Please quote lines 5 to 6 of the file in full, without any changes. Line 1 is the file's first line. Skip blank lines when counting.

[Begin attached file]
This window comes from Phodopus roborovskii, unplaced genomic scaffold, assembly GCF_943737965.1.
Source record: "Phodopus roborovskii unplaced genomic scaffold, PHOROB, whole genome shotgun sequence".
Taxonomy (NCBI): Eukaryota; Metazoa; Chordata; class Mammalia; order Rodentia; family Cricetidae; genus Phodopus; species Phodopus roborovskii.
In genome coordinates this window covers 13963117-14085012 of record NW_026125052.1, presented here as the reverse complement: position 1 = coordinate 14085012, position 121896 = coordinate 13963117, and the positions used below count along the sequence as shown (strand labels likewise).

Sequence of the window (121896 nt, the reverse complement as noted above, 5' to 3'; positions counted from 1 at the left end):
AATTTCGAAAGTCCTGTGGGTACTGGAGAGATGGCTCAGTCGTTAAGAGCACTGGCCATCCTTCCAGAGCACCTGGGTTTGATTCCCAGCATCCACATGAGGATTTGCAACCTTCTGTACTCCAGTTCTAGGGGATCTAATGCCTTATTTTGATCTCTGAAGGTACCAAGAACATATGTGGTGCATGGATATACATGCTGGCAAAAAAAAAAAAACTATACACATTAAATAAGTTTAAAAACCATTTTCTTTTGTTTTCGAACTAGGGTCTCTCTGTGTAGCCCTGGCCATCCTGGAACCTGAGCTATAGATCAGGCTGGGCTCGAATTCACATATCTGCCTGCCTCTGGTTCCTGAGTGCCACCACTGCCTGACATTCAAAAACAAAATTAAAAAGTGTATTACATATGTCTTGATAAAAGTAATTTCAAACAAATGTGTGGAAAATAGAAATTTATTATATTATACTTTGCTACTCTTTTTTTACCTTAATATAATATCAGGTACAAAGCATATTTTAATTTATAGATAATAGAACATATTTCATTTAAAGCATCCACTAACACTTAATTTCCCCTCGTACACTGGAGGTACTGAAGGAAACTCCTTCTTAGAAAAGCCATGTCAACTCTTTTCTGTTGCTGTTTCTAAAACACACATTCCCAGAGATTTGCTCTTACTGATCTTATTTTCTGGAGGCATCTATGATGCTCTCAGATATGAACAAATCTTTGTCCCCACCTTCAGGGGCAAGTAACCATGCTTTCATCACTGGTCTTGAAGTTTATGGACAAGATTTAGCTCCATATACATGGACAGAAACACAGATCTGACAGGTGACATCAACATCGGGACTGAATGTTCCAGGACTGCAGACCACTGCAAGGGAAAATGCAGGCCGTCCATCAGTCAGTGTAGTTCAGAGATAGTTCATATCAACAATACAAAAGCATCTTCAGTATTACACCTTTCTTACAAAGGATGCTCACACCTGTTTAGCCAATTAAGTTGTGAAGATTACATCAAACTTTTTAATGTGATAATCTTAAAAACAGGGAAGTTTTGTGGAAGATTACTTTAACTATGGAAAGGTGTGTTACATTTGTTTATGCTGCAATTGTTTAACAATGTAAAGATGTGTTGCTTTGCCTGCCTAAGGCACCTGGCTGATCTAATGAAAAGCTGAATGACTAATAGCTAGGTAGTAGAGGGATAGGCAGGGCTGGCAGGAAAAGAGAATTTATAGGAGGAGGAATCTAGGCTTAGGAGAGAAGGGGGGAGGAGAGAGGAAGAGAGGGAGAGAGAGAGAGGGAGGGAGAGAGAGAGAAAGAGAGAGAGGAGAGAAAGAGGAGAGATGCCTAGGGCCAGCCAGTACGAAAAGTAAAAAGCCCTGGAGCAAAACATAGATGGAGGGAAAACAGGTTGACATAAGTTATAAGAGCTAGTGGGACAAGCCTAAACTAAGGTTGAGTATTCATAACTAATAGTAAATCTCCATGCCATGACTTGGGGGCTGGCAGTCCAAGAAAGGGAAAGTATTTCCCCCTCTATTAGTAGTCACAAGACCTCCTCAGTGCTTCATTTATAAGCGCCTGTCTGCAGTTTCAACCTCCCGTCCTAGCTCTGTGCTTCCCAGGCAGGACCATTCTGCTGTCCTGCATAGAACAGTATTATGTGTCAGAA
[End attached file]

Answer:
Sequence of the window (121896 nt, the reverse complement as noted above, 5' to 3'; positions counted from 1 at the left end):
AATTTCGAAAGTCCTGTGGGTACTGGAGAGATGGCTCAGTCGTTAAGAGCACTGGCCATCCTTCCAGAGCACCTGGGTTTGATTCCCAGCATCCACATGAGGATTTGCAACCTTCTGTACTCCAGTTCTAGGGGATCTAATGCCTTATTTTGATCTCTGAAGGTACCAAGAACATATGTGGTGCATGGATATACATGCTGGCAAAAAAAAAAAAACTATACACATTAAATAAGTTTAAAAACCATTTTCTTTTGTTTTCGAACTAGGGTCTCTCTGTGTAGCCCTGGCCATCCTGGAACCTGAGCTATAGATCAGGCTGGGCTCGAATTCACATATCTGCCTGCCTCTGGTTCCTGAGTGCCACCACTGCCTGACATTCAAAAACAAAATTAAAAAGTGTATTACATATGTCTTGATAAAAGTAATTTCAAACAAATGTGTGGAAAATAGAAATTTATTATATTATACTTTGCTACTCTTTTTTTACCTTAATATAATATCAGGTACAAAGCATATTTTAATTTATAGATAATAGAACATATTTCATTTAAAGCATCCACTAACACTTAATTTCCCCTCGTACACTGGAGGTACTGAAGGAAACTCCTTCTTAGAAAAGCCATGTCAACTCTTTTCTGTTGCTGTTTCTAAAACACACATTCCCAGAGATTTGCTCTTACTGATCTTATTTTCTGGAGGCATCTATGATGCTCTCAGATATGAACAAATCTTTGTCCCCACCTTCAGGGGCAAGTAACCATGCTTTCATCACTGGTCTTGAAGTTTATGGACAAGATTTAGCTCCATATACATGGACAGAAACACAGATCTGACAGGTGACATCAACATCGGGACTGAATGTTCCAGGACTGCAGACCACTGCAAGGGAAAATGCAGGCCGTCCATCAGTCAGTGTAGTTCAGAGATAGTTCATATCAACAATACAAAAGCATCTTCAGTATTACACCTTTCTTACAAAGGATGCTCACACCTGTTTAGCCAATTAAGTTGTGAAGATTACATCAAACTTTTTAATGTGATAATCTTAAAAACAGGGAAGTTTTGTGGAAGATTACTTTAACTATGGAAAGGTGTGTTACATTTGTTTATGCTGCAATTGTTTAACAATGTAAAGATGTGTTGCTTTGCCTGCCTAAGGCACCTGGCTGATCTAATGAAAAGCTGAATGACTAATAGCTAGGTAGTAGAGGGATAGGCAGGGCTGGCAGGAAAAGAGAATTTATAGGAGGAGGAATCTAGGCTTAGGAGAGAAGGGGGGAGGAGAGAGGAAGAGAGGGAGAGAGAGAGAGGGAGGGAGAGAGAGAGAAAGAGAGAGAGGAGAGAAAGAGGAGAGATGCCTAGGGCCAGCCAGTACGAAAAGTAAAAAGCCCTGGAGCAAAACATAGATGGAGGGAAAACAGGTTGACATAAGTTATAAGAGCTAGTGGGACAAGCCTAAACTAAGGTTGAGTATTCATAACTAATAGTAAATCTCCATGCCATGACTTGGGGGCTGGCAGTCCAAGAAAGGGAAAGTATTTCCCCCTCTATTAGTAGTCACAAGACCTCCTCAGTGCTTCATTTATAAGCGCCTGTCTGCAGTTTCAACCTCCCGTCCTAGCTCTGTGCTTCCCAGGCAGGACCATTCTGCTGTCCTGCATAGAACAGTATTATGTGTCAGAA